My Antique Stopwatch

My Antique Stopwatch

Yesterday my daughter, who lives in Maryland, found in a desk drawer an old stopwatch that once belonged to me. How she came in possession of the stopwatch, that is about 50 years old, neither of us have any idea. She took a picture of it and sent it to me. As I stared at the picture a flood of images raced through my mind. There are many lessons contained within my antique stopwatch, four of which I will seek to share.

First, the stopwatch reminds me of a time in my life filled with many wonderful memories. I began running in 1965 at age thirteen and purchased the watch soon afterwards. This was in a day long before digital watches and the Ironman Timex watch I wear now. The stopwatch was used to time my training runs all through high school and my father used it to time my races. The watch represents many wonderful memories I was privileged to experience. I remember gazing at it in disbelief after running a 440 on a dirt track and it had stopped at 51-flat. As a miler and two miler, I remember looking at my times after I ran and won conference, sectional, and regional championships. I remember excitedly staring at it the first time I set my high school records for the mile and two mile races and then later conference, sectional and regional records. I remember looking at it after each time running my anchor leg on the 4×440 relay checking to see what my split and team time was. Ah, those are some wonderful memories. I am most thankful for having lived them. Seeing that stopwatch allowed me to relive them.

Thank the Lord for wonderful memories. Good memories can transport us back to revisit the good times and events of our lives. While we all have memories we wish we could erase, let us be thankful for the good memories that we have experienced over the years. Revisiting them  keep us going, make us smile and laugh, they give us hope, they make us thankful to the Lord, and instill in us a longing to live in such a way that we experience more good memories than bad ones.

Second, the stopwatch reminds me that the foundation of success is hard work. That stopwatch timed many, many miles of training. It ticked on and on and on during my training runs when it was cold, when it was hot, when it rained, when it snowed. It worked as hard as I did. The watch reminds me that the foundation that resulted in all my fast times, wins, records, accolades and my earning a track college scholarship was laid with hard work. I was raised in the day before the entitlement mentality permeated society. Nothing was given to me because I thought I deserved it. “Blood, Sweat and Tears” was more than a rock group I used to listen to,  but it was the way I trained. Any awards I achieved were the result of committed, disciplined and hard work. I still believe that is true, if you want something, work for it. Don’t expect someone to give you something just because you think you deserve it. The foundation of success is hard work and always will be. So you want it, be committed and go after it.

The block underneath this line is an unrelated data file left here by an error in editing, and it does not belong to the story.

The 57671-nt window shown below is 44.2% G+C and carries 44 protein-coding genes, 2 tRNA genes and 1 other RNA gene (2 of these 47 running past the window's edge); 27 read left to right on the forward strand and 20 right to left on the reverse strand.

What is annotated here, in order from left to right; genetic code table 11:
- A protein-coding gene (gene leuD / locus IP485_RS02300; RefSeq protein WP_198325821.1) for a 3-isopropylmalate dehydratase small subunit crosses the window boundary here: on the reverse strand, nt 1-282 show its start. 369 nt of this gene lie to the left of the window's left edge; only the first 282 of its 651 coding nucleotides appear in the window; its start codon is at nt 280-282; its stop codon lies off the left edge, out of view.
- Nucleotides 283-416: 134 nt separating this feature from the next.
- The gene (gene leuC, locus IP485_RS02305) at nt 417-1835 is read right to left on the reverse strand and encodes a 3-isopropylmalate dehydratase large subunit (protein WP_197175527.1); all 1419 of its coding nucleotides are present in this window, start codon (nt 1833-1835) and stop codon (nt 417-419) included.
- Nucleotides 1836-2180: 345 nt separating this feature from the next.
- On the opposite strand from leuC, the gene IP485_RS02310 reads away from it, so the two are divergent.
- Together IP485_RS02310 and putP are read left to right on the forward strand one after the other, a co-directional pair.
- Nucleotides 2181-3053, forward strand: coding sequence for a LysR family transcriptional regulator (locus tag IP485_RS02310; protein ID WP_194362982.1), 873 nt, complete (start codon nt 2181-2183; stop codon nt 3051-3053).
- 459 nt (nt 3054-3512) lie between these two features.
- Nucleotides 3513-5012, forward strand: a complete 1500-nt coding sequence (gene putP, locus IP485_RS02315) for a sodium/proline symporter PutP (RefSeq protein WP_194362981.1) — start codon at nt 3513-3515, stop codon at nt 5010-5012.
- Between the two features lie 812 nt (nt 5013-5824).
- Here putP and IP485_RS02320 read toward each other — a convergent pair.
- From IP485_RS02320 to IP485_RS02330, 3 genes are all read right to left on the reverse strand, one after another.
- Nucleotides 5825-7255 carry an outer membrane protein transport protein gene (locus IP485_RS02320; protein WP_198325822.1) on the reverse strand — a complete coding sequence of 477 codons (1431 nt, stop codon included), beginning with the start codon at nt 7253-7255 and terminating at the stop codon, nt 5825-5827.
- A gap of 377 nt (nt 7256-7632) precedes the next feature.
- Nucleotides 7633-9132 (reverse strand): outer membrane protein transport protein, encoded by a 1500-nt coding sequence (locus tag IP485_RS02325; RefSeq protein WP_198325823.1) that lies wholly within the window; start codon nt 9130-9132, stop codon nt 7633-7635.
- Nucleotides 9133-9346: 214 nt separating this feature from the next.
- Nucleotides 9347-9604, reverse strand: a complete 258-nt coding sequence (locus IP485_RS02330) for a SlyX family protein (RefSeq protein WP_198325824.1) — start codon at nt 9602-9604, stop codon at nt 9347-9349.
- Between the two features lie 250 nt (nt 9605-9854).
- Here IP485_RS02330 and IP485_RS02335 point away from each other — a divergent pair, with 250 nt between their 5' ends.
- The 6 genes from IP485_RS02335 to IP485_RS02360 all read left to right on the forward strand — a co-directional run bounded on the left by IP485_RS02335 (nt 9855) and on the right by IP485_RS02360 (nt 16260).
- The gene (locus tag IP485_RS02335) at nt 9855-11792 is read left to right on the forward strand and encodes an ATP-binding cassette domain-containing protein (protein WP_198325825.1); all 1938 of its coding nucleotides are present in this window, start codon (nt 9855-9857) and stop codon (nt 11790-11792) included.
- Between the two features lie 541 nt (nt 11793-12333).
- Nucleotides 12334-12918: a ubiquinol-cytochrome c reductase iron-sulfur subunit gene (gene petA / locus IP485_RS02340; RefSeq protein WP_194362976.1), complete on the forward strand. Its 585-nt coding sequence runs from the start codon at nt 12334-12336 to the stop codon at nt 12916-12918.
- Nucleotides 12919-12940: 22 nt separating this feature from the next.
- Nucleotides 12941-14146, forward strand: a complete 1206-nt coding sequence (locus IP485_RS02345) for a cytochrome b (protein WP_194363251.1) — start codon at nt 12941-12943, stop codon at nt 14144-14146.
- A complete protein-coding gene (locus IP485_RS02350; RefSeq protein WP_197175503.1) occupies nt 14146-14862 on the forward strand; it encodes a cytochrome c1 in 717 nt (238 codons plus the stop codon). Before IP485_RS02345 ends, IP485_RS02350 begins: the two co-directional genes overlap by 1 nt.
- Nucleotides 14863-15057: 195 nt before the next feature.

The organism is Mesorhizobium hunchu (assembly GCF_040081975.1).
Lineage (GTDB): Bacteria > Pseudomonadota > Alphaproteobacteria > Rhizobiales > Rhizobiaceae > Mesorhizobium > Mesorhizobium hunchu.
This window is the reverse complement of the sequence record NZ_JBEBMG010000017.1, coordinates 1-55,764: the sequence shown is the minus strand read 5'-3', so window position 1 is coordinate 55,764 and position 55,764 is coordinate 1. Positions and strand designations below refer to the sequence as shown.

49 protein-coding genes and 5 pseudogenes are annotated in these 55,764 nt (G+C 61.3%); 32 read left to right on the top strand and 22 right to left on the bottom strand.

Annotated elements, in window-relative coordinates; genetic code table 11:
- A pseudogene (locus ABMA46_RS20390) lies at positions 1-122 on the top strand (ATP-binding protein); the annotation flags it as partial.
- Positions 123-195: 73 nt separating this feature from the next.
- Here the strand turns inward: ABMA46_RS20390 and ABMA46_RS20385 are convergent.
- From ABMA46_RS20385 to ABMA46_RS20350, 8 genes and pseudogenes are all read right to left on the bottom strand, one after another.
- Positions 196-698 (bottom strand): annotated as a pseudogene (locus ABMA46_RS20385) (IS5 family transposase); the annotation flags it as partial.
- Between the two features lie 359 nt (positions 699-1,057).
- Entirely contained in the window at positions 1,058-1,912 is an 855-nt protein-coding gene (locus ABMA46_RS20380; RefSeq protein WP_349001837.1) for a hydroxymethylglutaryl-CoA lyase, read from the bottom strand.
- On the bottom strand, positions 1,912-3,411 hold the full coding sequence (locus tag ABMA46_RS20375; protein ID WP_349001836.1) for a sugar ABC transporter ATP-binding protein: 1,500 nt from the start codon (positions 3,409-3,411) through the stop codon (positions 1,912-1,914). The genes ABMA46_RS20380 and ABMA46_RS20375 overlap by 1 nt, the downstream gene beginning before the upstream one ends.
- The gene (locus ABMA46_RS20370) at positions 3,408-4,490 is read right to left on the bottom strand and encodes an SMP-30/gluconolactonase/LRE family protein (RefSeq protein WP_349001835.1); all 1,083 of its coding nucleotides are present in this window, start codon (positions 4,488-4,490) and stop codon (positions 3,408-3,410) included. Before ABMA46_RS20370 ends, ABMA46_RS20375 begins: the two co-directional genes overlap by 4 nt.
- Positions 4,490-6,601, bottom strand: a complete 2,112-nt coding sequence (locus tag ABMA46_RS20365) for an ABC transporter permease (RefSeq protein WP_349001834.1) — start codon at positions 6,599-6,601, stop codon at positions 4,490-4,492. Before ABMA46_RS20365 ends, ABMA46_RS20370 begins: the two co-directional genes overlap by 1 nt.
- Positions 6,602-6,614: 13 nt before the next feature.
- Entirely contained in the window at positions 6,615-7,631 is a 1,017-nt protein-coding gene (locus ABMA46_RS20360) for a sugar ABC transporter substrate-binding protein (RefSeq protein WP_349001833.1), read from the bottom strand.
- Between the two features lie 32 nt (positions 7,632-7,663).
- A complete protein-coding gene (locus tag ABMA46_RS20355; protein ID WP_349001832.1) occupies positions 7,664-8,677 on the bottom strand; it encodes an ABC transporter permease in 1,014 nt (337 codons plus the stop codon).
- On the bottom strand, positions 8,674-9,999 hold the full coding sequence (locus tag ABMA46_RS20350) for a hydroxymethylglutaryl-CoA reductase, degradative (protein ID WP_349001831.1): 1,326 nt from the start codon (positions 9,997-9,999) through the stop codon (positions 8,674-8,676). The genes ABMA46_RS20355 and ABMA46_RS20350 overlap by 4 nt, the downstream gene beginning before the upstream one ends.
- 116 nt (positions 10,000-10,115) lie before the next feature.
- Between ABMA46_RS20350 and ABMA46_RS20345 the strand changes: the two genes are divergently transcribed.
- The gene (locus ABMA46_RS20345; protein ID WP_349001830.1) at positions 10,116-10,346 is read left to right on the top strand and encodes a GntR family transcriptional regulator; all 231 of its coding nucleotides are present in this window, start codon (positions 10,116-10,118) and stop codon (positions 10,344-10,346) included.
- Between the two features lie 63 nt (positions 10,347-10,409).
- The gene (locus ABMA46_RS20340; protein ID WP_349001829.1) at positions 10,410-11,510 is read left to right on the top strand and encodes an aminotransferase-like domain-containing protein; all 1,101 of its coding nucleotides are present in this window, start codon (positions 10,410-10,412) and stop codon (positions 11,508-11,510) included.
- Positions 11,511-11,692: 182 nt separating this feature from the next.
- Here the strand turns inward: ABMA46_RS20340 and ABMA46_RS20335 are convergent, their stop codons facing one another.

Third, the stopwatch reminds me that time stands still for no one.  A lot of time has ticked away since I lasted used that stopwatch. Some forty years have passed since I probably last used it. Time has marched on like a swiftly flowing river. I have been married for 40 years, have earned three degrees, had kids, pastored five years, preached hundreds of sermons, conducted hundreds of funerals and weddings, coached hundreds of runners, written six books, battled cancer, and the list goes on. Time stands still for no one.

What are we doing with our time? Time quickly vanishes like a candle flame in a winter wind. We are here today and gone tomorrow. Are we using our life productively and positively to touch the lives of others or are we living selfishly. Are we seeking to be an influence on others that will encourage them to become a better person and strive for things impossible? Someday we will have to give an account to the Lord for the life we lived and I so desire to live a life that will impact others for Him and help others to discover the purpose for which the Good Lord created them. Get busy being a useful vessel, for time stands still for no person.

Fourth, the stopwatch reminds me that time eventually stops for us all. The stopwatch has a wind-up stem and had to be rewound to keep working. The picture shows the watch has wound down and has stopped at 6:46.1. It has quit ticking.
No matter who we are, our time will eventually run out. Sooner or later we will stop ticking. George Bernard Shaw once said, “One out of one die.” The Bible says, “It is appointed unto man once to die, after that the judgment” (Heb. 9:27). No one will escape that appointment. The stopwatch reminds me that I need to be living a faithful life for my Lord because I am not guaranteed tomorrow. When my time runs out I want to be prepared to meet Him. Thankfully, many, many years ago I bowed my knee before the Christ of the Cross and received His perfect righteousness in place of my own filthy righteousness. I am ready for that Day, not because of who I am but because of who HE is.

While the stopwatch is running make preparation for that Day when the ticking will stop. Until then be about the business of living a life that is making good memories and influencing and impacting others.


Dr. Dan

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